Retail stores playing a new role in society
Retail stores are starting to play a new role in society, according to Jim Lucas of brand marketing agency, Draft, who says that drug stores are fast becoming 'wellness centres' and supermarkets are becoming increasingly lifestyle-oriented.
These are some of the trends that Lucas identified at a seminar held recently by the Chicago Advertising Federation. "Retailers and marketers are aggressively changing the face of retail," explained Lucas, who is the director of strategic planning and research at the Chicago office of Draft. "They are also changing the very expectations and behaviour of shoppers. We're seeing a whole new look and feel emerge in stores, cinemas, fast food chains, and other retail environments."
Lucas said that changes in the USA's retail environment are making today's stores one of the richest and most complex vehicles for communicating with consumers. "In a cluttered, fragmented media environment," he continued, "the store now plays a prominent role as both medium and a mediator between the brand and the consumer."
Determining consumer choice According to Lucas, the proliferation of choices available and the growth of personal style possibilities are creating a new kind of store that acts as a 'choice editor' for shoppers.
"Large supermarket chains such as A&P and Shoprite play a different role in training and engaging customers than retailers such as Whole Foods or Trader Joe's," Lucas noted. "Think about the kinds of products you see in these latter stores. They are really serving as 'choice editors' for their shoppers. A large part of what their brand stands for is communicated through limiting the brands and types of products they carry. Contrast that with a large supermarket chain where offering more choice is their hallmark."
Lucas feels supercentres and warehouse clubs are giving shoppers more options, and causing supermarkets to lose their dominance as a leading retail channel. Meanwhile, drug store chains have changed their stores and, in turn, have helped shape consumer habits.
"Walgreens, CVS, and Rite Aid have developed real estate strategies that establish the drug store as a destination," he explained. "This created a shift in thinking among their mostly female consumer base, which now tends to view the drug store as the equivalent of a convenience store," he said.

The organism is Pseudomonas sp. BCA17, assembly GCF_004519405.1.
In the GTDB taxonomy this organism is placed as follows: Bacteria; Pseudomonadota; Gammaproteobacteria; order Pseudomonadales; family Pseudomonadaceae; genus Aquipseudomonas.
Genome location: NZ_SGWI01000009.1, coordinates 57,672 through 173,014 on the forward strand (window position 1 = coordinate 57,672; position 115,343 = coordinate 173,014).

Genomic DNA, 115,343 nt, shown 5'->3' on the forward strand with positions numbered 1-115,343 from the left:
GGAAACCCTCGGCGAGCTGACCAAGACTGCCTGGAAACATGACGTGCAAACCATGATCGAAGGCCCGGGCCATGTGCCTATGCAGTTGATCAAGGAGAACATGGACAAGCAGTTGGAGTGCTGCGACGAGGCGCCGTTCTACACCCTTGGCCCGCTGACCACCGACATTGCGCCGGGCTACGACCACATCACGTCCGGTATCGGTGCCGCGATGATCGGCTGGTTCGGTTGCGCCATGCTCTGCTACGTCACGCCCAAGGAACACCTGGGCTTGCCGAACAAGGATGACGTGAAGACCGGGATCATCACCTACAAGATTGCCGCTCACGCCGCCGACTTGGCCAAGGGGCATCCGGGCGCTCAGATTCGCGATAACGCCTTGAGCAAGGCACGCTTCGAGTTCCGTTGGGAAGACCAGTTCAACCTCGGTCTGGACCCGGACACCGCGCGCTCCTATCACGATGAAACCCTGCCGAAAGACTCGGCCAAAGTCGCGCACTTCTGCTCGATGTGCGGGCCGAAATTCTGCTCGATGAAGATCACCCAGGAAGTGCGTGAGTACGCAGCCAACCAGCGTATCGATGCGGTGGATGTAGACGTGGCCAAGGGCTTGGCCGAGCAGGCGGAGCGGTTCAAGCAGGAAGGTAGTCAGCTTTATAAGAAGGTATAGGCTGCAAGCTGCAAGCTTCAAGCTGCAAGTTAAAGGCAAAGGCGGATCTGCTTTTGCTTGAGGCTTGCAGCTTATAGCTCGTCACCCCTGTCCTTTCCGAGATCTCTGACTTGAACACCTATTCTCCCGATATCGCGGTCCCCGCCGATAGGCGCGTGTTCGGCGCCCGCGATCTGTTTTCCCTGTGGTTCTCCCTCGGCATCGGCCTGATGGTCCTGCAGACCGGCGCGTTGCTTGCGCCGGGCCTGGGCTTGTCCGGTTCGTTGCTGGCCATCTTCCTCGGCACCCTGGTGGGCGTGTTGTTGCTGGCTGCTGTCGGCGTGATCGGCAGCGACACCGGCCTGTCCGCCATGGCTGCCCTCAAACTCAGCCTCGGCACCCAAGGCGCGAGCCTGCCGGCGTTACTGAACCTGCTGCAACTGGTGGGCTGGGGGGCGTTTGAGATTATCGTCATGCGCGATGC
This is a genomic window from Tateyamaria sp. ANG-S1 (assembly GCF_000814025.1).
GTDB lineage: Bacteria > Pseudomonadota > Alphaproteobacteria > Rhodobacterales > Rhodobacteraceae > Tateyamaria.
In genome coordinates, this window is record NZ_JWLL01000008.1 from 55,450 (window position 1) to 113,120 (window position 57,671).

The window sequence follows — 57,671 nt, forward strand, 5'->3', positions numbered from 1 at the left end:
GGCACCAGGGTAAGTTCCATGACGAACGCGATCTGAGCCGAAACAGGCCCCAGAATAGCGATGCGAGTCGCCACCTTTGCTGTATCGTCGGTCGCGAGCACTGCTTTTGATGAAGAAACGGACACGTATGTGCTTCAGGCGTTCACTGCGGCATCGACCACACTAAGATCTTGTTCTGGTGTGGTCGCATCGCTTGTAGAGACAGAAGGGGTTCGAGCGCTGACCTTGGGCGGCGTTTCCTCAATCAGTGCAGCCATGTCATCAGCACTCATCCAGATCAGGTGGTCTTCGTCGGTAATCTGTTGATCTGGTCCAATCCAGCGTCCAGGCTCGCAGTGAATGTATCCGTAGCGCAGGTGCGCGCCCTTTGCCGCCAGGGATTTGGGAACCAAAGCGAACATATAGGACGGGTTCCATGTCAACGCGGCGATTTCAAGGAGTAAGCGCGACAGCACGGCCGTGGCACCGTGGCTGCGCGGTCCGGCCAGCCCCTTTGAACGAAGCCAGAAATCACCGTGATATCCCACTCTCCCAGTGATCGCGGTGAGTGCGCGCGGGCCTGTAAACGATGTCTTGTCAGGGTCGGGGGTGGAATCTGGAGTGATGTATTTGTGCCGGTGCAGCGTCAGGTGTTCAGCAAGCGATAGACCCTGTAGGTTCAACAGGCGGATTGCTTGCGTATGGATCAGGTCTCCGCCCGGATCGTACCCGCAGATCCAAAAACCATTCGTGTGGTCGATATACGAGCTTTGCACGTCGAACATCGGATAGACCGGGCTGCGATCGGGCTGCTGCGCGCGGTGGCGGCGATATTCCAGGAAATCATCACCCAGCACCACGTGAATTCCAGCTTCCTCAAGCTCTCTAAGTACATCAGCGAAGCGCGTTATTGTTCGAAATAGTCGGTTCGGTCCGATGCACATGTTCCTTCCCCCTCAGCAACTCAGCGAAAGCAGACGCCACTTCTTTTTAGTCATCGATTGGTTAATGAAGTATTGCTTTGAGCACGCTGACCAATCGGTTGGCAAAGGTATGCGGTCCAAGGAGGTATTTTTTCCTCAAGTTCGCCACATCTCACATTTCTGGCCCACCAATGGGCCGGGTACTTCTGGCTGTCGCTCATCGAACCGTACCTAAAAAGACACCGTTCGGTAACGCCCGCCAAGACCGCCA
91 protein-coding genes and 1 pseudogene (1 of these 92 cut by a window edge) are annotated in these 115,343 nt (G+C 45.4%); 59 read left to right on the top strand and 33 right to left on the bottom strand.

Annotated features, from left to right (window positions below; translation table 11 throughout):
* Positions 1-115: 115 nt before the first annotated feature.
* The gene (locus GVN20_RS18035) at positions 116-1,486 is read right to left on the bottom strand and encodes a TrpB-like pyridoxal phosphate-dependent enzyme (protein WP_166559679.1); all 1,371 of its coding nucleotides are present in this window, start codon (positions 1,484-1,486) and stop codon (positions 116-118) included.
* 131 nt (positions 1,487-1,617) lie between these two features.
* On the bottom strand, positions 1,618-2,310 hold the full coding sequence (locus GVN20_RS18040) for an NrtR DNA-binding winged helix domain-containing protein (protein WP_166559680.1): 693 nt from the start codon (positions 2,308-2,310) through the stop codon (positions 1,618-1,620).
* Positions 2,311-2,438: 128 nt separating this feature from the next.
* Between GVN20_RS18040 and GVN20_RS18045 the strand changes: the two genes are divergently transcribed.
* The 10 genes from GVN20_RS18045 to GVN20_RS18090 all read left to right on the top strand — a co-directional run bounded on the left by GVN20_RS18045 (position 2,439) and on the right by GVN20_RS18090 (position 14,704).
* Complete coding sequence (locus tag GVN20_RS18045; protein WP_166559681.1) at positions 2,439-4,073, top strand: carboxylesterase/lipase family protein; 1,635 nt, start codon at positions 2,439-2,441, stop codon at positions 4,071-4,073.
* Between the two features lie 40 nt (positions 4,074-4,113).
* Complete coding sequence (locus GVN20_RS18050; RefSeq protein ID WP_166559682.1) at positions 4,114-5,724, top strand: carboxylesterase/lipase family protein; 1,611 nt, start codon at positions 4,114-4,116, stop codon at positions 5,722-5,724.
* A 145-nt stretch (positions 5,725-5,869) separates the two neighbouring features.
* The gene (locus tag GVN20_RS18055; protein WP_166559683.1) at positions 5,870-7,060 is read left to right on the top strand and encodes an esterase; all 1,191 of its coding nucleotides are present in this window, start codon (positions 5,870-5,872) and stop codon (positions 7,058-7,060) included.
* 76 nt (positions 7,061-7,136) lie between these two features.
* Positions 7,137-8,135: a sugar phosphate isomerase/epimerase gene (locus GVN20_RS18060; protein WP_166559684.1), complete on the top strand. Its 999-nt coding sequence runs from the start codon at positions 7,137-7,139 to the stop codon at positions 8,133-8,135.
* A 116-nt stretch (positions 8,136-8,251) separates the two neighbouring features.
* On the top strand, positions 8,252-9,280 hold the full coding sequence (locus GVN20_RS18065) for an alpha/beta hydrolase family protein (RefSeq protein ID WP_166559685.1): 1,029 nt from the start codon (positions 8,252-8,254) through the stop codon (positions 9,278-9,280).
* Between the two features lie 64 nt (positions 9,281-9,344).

Missing opportunities According to Lucas, consumer packaged goods (CPG) manufacturers are missing opportunities with other retail outlets, like 'dollar stores', where the majority of Americans will shop during the course of a year. such companies have largely ignored this potentially lucrative area.
However, the more upscale stores are already taking aggressive steps to attract consumers. For example, Zara, a Spanish apparel chain with a network of 626 stores across 46 countries, is helping to revolutionise the apparel industry with a rapid re-stocking strategy, providing new, fresh looks every two to three weeks. "Zara is essentially offering consumers a whole new store every two weeks," Lucas explained. "Shoppers are encouraged to revisit so they can take advantage of what's new. And if shoppers see something they like, they know they have to buy it there and then - because they it may not be there in two weeks."
Retail ecology "Retail environments are all very different, and there is a need to understand how shoppers interact with specific environments," Lucas concluded. "Once the ecology of the retail space is known and understood, it can be used to make the shopping trip more efficient, more intuitive, and more effective for shoppers."
Lucas also highlighted an effective trend toward grouping products by lifestyle instead of by category. "Rather than working through traditional category management, like putting all the shampoos together and all the skin creams together, retailers can create 'lifestyle clusters' within their stores." Upscale stores have done so for some time but even mass-market chains should now be incorporating this concept into their retail strategies.